• I think the Jaguars have three quarterbacks on the roster, who at the very least, could be a viable backup on any of the 31 other teams. This means if the front office wants to do a trade when the preseason ends or the trade deadline closes, they could possibly garner a pick or two for one of their veteran QB’s. David Garrard would of course, be the more valuable and could be a solution for a team with QB issues. Plenty of teams who didn’t address the position in the draft – including Miami, Washington, Seattle, Arizona – could be potential suitors. Other than Kyle Orton and possibly Kevin Kolb, there are no available (or rumored to be available) quarterbacks who offer more upside than David Garrard. If the Blaine Gabbert progresses quickly, this is an option.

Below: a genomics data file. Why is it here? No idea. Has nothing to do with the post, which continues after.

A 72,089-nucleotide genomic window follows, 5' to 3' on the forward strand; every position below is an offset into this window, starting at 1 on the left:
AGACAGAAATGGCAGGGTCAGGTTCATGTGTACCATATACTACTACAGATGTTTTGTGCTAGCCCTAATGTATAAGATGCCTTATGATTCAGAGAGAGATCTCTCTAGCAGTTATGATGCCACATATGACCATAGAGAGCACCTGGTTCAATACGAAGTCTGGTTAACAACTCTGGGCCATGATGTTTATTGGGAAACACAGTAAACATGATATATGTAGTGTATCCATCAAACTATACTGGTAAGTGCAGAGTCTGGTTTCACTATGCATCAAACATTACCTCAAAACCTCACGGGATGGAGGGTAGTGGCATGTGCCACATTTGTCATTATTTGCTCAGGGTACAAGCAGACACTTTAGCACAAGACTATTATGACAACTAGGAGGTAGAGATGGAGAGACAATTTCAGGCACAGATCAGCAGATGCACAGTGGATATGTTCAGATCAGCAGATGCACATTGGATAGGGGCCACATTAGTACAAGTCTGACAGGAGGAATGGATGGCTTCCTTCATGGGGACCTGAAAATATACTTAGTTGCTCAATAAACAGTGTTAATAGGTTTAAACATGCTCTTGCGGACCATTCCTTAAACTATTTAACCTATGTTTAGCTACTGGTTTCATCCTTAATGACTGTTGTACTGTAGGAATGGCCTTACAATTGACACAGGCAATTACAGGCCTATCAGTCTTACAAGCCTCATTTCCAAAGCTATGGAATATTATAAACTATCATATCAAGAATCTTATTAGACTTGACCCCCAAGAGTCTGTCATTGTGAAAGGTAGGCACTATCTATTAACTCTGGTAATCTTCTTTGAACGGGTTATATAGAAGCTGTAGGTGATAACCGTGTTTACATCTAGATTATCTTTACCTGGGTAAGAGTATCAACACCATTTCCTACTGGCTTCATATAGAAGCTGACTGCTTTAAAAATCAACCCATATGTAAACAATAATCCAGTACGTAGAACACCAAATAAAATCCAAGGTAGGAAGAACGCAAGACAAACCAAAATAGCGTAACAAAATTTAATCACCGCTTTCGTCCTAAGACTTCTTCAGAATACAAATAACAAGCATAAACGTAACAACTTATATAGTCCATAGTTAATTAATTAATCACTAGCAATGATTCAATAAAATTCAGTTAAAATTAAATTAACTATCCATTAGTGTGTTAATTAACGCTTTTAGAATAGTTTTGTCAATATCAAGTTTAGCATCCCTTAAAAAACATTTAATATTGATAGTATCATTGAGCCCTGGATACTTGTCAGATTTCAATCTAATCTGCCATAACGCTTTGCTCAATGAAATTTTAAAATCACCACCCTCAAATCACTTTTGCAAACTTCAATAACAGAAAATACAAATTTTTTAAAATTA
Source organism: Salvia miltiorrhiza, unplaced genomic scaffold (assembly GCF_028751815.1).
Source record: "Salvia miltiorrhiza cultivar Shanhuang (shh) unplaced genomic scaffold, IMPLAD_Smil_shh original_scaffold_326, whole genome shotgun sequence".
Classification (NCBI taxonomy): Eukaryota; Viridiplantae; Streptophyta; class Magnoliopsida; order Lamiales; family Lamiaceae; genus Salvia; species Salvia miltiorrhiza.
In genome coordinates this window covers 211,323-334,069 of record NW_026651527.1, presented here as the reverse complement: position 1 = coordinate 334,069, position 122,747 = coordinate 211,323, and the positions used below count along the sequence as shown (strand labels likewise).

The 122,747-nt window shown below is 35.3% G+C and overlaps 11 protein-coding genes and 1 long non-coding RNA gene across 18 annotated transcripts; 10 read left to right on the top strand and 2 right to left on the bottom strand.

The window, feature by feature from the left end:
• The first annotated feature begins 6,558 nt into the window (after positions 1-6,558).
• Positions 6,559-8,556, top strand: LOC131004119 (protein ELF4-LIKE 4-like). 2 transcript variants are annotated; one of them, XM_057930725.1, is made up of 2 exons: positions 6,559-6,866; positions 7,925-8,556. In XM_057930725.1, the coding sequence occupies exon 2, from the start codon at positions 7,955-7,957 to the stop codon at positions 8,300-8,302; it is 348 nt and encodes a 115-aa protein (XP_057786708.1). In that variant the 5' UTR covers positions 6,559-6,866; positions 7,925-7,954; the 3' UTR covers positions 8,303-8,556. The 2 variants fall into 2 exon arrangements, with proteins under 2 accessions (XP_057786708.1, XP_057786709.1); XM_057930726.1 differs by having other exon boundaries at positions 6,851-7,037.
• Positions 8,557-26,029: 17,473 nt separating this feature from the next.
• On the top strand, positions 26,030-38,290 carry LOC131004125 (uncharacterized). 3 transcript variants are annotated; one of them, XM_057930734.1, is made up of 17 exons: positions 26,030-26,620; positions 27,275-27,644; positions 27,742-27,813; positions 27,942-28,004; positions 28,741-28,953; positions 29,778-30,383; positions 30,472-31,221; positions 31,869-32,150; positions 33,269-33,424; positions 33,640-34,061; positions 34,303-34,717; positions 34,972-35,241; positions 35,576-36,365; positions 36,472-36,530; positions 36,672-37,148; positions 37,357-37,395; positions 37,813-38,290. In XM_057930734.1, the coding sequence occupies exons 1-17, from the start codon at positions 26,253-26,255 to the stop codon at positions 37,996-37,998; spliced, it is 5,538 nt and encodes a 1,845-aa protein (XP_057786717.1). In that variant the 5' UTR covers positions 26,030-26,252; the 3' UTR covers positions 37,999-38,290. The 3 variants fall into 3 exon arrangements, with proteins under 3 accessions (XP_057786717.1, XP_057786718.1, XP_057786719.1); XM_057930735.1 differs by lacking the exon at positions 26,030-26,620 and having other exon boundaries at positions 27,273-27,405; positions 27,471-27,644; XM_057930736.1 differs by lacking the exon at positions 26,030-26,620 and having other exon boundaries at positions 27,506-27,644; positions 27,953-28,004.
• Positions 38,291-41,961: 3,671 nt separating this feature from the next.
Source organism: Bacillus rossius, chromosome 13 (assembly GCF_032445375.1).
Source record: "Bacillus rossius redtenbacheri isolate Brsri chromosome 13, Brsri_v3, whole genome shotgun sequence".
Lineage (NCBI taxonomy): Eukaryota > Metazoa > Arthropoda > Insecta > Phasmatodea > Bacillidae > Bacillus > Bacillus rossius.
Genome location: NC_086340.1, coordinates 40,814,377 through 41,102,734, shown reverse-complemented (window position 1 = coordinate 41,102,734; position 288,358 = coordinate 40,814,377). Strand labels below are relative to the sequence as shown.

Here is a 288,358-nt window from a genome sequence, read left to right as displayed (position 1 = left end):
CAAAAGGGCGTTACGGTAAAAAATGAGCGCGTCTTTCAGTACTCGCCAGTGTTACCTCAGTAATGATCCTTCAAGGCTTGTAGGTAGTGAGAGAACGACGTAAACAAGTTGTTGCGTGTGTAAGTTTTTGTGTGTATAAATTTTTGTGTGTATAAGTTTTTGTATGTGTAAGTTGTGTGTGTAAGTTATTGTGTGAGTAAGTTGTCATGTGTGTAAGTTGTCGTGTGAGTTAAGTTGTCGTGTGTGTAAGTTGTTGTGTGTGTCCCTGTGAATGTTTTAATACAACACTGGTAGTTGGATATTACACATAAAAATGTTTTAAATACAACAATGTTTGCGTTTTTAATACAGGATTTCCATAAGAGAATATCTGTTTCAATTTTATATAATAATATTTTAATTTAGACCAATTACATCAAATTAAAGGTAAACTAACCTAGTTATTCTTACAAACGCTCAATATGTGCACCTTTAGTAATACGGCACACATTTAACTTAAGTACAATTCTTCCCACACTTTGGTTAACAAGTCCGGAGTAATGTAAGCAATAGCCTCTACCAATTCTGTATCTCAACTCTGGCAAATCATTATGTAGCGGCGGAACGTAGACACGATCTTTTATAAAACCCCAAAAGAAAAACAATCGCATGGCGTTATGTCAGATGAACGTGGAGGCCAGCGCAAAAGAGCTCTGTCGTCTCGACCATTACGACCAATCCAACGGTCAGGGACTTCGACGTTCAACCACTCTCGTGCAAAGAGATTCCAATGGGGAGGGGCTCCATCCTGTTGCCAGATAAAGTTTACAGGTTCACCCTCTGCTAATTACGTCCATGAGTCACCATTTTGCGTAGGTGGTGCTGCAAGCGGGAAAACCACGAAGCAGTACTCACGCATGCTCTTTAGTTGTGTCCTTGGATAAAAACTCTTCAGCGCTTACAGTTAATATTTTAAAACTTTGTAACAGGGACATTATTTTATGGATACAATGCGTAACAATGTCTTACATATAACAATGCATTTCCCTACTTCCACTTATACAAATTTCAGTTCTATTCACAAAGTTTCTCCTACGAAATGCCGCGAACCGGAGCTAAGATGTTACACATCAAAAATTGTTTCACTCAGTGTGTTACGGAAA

• I think the Jaguars are lucky that Blaine Gabbert already got the playbook and will be able to study it during the lockout. It’s a great head start and about the only exposure he can be given in this unfortunate labor struggle. Everybody has praised his high football IQ, so I think the Jaguars could benefit from this. We’ll see how self-motivated he can be.
  • I think the Jaguars should keep all three quarterbacks on the final roster for multiple reasons. First is the trade scenario I mentioned earlier – if a team has a desperate need for a QB and Gabbert is progressing well, there might be an even bigger reward for a Garrard trade. And let’s not forget that Garrard and McCown are both over 30. McCown is coming off his second ACL (one in each knee) and after years of being one of Garrard’s greatest assets, his durability looks like it’s finally starting to fade. He sustained more injuries in one season than he had in all of college and as pro in the last decade. He was injured once as a pro in 2007, but last year was sidelined by a concussion and a wrist injury near the end of the season that required surgery. From an insurance standpoint, I think the Jags should upgrade to three quarterbacks on the 53-man roster this season.

Source: bleacherreport.com